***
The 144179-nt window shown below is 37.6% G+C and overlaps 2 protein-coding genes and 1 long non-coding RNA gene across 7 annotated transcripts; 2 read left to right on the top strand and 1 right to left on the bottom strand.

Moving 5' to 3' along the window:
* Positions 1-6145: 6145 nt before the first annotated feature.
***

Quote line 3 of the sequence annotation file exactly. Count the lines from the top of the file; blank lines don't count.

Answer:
* Positions 1-6145: 6145 nt before the first annotated feature.